Marcus Antonius Creticus

Marcus Antonius Creticus (fl. 1st century BC), a member of the Antonius family, was a Roman politician during the Late Roman Republic. He is best known for his failed pirate-hunting career and for being the father of the general Mark Antony.

Marcus Antonius Creticus
Born2nd century BC
unknown
Died72–71 BC
Spouses
ChildrenAntonia
Mark Antony
Gaius Antonius
Lucius Antonius
Parents

Biography Edit

Early life Edit

Creticus was the son of the famed orator Marcus Antonius. He had a sister named Antonia and a younger brother named Gaius Antonius Hybrida.

Career Edit

He was elected praetor in 74 BC and received an extraordinary commission, similar to that bestowed upon triumvir Pompey by the Gabinian law seven years later in 67 BC, and that conveyed on his father three decades before in 102 BC, to clear the Mediterranean Sea of the threat of piracy, and thereby assist the ongoing operations against King Mithridates VI of Pontus. Creticus not only failed in the task, but plundered the very provinces he was supposed to protect from robbery.[1] He attacked the Cretans, who had made an alliance with the pirates, but was totally defeated, most of his ships being sunk.[2]Diodorus Siculus states that he only saved himself by a disgraceful treaty.[3] As a result of this defeat he was mockingly given the cognomen Creticus, which means "conqueror of Crete", and also "man made of chalk", when translated from Latin. He died soon afterwards (72–71 BC) in Crete. Most authorities are agreed as to his avarice and incompetence,[2] but the biographer Plutarch describes him as a friendly, honest and generous man.[4]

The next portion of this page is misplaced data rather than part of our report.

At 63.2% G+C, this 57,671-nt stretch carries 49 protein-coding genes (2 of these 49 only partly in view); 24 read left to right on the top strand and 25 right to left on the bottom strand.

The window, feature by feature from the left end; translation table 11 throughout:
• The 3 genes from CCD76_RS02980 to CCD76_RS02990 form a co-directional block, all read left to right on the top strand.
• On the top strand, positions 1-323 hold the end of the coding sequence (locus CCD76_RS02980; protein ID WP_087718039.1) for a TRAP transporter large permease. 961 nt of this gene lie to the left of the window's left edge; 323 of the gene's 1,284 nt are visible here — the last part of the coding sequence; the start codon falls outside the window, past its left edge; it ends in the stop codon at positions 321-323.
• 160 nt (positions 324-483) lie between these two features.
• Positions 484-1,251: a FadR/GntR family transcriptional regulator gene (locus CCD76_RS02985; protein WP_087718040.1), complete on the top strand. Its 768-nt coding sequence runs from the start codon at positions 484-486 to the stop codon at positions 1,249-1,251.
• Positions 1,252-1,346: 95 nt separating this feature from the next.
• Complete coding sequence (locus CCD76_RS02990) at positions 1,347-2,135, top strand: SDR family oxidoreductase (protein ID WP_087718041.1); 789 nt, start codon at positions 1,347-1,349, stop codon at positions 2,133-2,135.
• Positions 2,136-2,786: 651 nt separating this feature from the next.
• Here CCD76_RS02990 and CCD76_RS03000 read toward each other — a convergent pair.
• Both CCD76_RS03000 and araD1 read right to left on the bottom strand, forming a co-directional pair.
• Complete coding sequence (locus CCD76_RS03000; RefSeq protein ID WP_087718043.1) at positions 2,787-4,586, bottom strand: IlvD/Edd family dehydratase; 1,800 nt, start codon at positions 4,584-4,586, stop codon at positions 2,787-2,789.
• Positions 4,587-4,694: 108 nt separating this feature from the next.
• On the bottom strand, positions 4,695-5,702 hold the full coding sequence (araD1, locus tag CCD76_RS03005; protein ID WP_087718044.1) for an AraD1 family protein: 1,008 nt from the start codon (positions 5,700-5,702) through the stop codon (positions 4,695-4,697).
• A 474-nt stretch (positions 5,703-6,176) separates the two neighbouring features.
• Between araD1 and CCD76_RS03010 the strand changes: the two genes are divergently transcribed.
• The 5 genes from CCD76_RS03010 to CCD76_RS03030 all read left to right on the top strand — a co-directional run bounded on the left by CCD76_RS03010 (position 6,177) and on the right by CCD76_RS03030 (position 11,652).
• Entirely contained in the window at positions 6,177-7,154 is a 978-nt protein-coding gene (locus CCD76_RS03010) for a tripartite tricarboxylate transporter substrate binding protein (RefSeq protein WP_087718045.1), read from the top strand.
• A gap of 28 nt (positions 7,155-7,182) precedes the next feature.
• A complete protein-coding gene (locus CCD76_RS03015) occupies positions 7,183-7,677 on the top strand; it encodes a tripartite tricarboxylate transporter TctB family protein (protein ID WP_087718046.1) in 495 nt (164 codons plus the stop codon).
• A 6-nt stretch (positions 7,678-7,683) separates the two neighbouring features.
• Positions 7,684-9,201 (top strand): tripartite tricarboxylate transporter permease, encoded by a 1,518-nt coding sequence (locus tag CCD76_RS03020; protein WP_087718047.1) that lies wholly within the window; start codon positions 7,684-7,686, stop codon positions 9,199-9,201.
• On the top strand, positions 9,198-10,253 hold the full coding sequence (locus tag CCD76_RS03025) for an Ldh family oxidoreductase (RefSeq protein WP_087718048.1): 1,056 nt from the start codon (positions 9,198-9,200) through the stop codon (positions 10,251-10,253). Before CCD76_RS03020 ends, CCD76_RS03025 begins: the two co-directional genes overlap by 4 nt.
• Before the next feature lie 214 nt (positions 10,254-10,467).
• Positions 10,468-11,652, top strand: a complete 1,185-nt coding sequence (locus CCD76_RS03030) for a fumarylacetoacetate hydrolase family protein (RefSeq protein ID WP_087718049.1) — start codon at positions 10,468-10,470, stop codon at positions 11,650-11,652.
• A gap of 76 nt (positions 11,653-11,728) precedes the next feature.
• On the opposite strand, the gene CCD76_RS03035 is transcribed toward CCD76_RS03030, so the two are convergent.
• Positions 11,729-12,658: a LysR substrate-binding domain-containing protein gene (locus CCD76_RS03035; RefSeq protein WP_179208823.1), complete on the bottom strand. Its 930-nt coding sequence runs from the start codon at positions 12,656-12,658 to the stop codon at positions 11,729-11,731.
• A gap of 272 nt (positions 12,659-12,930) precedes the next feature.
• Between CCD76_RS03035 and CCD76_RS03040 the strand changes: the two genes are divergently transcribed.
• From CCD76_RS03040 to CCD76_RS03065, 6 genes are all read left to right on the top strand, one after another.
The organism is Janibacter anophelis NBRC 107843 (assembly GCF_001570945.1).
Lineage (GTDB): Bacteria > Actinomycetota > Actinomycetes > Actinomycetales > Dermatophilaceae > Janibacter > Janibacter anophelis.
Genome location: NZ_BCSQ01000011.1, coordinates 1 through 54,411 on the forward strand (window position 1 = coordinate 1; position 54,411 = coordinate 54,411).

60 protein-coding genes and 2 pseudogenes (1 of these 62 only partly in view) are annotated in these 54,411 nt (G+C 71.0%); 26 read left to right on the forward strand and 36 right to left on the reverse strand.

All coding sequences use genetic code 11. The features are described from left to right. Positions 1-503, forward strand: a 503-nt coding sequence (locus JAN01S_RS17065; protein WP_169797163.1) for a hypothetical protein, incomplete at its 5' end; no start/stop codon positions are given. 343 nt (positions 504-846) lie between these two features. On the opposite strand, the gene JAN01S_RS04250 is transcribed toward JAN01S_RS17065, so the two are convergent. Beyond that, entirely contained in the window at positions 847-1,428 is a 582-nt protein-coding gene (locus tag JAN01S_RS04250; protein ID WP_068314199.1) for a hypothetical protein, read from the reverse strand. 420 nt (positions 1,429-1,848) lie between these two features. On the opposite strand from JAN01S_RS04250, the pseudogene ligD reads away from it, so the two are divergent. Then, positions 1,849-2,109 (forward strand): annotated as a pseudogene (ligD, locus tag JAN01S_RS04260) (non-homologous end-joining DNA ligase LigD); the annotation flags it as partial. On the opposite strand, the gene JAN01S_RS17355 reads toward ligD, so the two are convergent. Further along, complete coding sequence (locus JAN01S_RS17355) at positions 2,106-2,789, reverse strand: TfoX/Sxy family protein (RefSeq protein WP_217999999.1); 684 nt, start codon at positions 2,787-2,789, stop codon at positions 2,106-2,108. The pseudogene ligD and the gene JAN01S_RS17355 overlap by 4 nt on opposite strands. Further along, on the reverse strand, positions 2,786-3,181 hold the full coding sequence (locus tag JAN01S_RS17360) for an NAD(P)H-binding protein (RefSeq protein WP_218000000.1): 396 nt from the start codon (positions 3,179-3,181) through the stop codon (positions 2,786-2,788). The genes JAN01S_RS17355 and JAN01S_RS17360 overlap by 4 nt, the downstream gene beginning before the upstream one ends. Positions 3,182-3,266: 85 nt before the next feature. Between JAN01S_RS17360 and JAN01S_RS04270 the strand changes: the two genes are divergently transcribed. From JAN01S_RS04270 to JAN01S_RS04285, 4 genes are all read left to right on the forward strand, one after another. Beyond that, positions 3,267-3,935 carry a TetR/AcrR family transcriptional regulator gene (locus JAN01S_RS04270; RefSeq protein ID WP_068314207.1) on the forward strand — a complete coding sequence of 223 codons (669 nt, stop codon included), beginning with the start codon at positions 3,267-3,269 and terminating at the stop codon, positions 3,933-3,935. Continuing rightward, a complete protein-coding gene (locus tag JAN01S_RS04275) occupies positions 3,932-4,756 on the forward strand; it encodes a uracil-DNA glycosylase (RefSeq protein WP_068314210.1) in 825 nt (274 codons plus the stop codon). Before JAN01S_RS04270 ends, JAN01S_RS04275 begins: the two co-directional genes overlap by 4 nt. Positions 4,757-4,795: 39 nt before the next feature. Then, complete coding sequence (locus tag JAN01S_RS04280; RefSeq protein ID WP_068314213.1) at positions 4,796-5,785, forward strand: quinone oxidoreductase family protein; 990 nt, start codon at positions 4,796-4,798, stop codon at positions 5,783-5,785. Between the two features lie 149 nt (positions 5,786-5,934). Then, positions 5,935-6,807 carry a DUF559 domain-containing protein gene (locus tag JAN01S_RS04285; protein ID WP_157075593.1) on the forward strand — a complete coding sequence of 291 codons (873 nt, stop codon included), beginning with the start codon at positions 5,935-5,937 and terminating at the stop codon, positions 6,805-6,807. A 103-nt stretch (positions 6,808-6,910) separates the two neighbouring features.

Family Edit

Antonius was married to a woman named Numitoria, a daughter of Quintus Numitorius Pullus, but they had no known children. Afterwards he married Julia with whom he had three sons: Marcus Antonius (the triumvir), Gaius Antonius and Lucius Antonius, as well as a daughter named Antonia.

Notes Edit

  1. ^ Sallust, Histories iii, fragments ed. B. Maurenbrecher, p. 108; Marcus Velleius Paterculus ii.31.3; Cicero, In Verrem, iii.91
  2. ^ a b Chisholm 1911.
  3. ^ Diodorus Siculus, Bibliotheca historica xl.1
  4. ^ Plutarch, Life of Antony, 1

References Edit

  •   This article incorporates text from a publication now in the public domainChisholm, Hugh, ed. (1911). "Antonius". Encyclopædia Britannica. Vol. 2 (11th ed.). Cambridge University Press.